March 20, 2011; Source: New York Magazine | It’s now fashionable to attack public school teachers. The list of strident critics attacking the phenomenon of “bad teachers” recently has included Wisconsin Governor Scott Walker, Florida Governor Rick Scott, Newark Mayor Corey Booker, New Jersey Governor Chris Christie, Ohio Governor John Kasich, and U.S. Department of Education secretary Arne Duncan.

Leading the charge, in the aftermath of her controversial stint heading the public schools of Washington D.C., is Michelle Rhee, who moments after leaving her D.C. Public Schools position created a new lobbying group, StudentsFirst. Rhee’s nonprofit advocates for more charter schools, ending teacher tenure, ending seniority-based layoffs, linking teacher pay to student performance, and changing pension and benefits that reward longevity.

Characteristically, Rhee claims she created her new organization because “there is no big organized interest group that defends and promotes the interests of children,” a statement that might not get total agreement from the likes of the Alliance for Children and Families, the Child Welfare League, the Children’s Defense Fund, and others. She is not only the darling of lots of Republican governors (testifying for Scott in Florida, sitting as Christie’s special guest for his state of the state speech, etc.), but philanthropists too such as Bill Gates and Eli Broad.

Essentially, Rhee is boiling down all of the problems of the schools to teachers and their unions, described by former Bush Administration official Diane Ravitch as a “very right-wing strategy,” something she knows because, as she says, “I was there when [these ideas] were hatched.” The right’s anti-union strategy predates Rhee’s notoriety, but Rhee along with Obama and Duncan represents the liberals who have joined the union critique.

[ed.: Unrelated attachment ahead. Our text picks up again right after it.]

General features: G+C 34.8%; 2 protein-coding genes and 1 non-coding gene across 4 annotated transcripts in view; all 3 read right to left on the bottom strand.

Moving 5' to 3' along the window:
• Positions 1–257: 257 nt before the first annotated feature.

She is raising money for StudentsFirst hand over fist from the likes of Broad, Ted Forstmann, and Julian Robertson, though hiding behind the confidentiality strictures applicable to 501(c)(4)s, Rhee isn’t disclosing her sources of support. Rhee’s nonprofit is “raising money for Goliath,” says Ravitch. Where will it all lead? Her simplistic anti-union solutions don’t make sense (if unions were the problem, the minimally unionized South would have the best public school teachers). One hopes that those children’s organizations that Rhee manages not to recognize stand up to her ideological and defend the interests of children – and their families and teachers – that Rhee won’t.—Rick Cohen